There is a lot of talk about the big elections tomorrow, but New Yorkers in the know are looking at what’s on the back of the ballot, the proposals. This is where we can make some directed changes in the good governance of our City and change some of the old, stale culture of New York City politics.
For an overview of the ballot process and why this good government reform is needed, check out this video.
There are 3 ballot measure that you will be deciding on:
Question #1: Get Big Money out of Politics – This will reduce the limit any single donor can contribute to a candidate and make sure that anyone who gives a small donation sees it multiplied many times over – eight to one. When the people’s small donations reach further and further, working people can run for office and win against corporate sponsored candidates. This isn’t as good as making all paid lobbying illegal, but it’s a step to supporting grass root candidates who are less rich/connected.
Question #2: Take Participatory Budgeting Citywide – Do you like participatory budgeting? Then you’ll love this proposal to make it citywide. The current process does allow New Yorkers to directly vote on how funds are distributed instead of allowing them to be used for political favors. But the process is still managed by a small group of people who already have enough resources to volunteer, and are decided on by people who have extra time for the special vote. This bias can favor stay at home parents, the elderly, English speakers, and the wealthy.
This proposal also created a 15 person commission to support civic activities, including increasing democracy, education community boards, and bringing more interpretation to polling sites.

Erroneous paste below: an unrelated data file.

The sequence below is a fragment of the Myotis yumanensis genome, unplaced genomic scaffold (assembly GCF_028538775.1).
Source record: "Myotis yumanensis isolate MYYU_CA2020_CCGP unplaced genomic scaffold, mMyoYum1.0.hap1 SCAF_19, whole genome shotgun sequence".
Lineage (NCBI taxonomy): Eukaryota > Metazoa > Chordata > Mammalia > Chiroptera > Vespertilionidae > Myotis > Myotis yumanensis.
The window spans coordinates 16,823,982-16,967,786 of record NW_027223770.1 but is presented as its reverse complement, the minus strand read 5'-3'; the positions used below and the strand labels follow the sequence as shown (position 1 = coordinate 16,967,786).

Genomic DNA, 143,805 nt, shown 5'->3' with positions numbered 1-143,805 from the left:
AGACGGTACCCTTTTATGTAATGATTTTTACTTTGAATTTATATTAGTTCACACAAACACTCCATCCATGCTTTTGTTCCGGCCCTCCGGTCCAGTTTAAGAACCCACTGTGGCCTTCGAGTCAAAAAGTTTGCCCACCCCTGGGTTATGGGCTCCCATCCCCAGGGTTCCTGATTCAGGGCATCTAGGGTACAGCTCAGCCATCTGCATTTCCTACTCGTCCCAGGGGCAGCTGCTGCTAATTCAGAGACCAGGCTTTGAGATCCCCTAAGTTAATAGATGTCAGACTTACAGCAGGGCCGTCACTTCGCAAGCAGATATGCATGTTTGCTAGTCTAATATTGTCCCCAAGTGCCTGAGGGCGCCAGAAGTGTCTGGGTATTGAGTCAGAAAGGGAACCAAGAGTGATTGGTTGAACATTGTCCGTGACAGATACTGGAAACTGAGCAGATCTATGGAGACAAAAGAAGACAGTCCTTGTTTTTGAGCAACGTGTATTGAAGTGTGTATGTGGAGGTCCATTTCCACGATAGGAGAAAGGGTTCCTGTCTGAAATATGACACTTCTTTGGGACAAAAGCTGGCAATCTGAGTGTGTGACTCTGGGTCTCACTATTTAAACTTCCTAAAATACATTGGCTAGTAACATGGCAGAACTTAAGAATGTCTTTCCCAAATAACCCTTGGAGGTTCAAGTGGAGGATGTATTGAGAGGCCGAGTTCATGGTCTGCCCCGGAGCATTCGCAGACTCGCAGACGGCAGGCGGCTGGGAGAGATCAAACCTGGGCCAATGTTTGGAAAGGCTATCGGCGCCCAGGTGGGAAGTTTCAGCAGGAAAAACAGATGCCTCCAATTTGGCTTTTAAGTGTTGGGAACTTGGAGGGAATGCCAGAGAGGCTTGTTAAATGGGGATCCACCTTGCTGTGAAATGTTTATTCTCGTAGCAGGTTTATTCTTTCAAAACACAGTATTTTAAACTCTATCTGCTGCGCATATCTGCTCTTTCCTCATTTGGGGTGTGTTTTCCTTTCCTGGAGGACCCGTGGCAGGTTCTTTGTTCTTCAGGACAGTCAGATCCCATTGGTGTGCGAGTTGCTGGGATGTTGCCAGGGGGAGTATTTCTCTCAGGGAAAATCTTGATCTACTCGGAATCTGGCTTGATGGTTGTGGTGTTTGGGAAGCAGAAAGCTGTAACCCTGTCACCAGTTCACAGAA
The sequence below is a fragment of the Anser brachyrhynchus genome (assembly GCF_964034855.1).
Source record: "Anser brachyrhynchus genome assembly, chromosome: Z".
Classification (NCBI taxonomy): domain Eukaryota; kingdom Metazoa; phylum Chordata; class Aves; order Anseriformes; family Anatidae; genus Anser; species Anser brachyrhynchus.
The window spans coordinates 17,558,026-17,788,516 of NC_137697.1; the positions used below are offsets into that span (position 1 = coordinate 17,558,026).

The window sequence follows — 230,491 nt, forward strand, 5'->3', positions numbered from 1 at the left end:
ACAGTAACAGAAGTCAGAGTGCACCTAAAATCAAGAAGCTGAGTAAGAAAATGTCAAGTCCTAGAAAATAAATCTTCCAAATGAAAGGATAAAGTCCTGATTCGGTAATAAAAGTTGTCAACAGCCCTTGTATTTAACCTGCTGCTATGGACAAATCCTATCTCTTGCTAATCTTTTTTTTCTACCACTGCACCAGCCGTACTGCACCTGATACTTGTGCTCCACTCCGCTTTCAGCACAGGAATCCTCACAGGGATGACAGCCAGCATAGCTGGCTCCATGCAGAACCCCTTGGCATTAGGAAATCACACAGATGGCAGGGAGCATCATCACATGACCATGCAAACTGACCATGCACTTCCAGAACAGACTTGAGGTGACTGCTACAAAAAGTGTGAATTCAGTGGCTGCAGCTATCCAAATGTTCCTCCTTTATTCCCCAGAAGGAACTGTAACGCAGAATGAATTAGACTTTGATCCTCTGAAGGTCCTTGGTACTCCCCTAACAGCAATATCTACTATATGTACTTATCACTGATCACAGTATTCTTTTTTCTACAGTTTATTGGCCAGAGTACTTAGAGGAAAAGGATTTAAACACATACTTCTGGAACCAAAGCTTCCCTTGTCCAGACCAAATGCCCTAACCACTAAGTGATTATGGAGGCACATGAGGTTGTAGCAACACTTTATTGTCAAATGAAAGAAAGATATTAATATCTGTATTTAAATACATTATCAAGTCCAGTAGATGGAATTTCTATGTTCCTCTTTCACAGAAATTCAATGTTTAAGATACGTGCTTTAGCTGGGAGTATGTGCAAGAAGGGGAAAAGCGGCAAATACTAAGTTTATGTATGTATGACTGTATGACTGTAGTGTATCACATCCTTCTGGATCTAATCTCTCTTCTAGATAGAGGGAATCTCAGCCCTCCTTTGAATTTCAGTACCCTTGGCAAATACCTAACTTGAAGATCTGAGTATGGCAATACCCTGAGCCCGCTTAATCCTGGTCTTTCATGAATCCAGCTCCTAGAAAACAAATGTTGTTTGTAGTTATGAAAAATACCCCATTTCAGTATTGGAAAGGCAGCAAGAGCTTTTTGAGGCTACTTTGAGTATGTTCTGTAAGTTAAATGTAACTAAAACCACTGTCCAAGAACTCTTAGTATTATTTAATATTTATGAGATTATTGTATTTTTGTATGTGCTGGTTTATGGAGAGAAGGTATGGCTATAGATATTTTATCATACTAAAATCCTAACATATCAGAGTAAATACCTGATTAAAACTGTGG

Question #3: Harness New Energy at the Local Level – Community boards currently play an oversized role in our government, vetoing life saving measures for political games. Many people are appointed for decades and there often isn’t a chance for new people to get an opportunity. Community boards should have term limits – like mayors and city council members – so new voices and young people get a chance to participate. Currently most community boards are hostile places to anyone without political connections and . Although this forced sabbatical doesn’t go nearly far enough to change the culture (CB members can rejoin after a 2 year break), it does put a bump in the road for those who are currently ruling for life.
You can also read Streetsblog’s excellent piece to see how the strong bias on Community Boards currently stop life saving street safety measures.
The Mayor’s Office called for the Charter Revision Commission to listen to New Yorkers and put together these ballot initiatives. Although we don’t feel they’ve gone far enough, these are some steps forward in distributing power to more New Yorkers. Here are how the Commission explains their own proposals: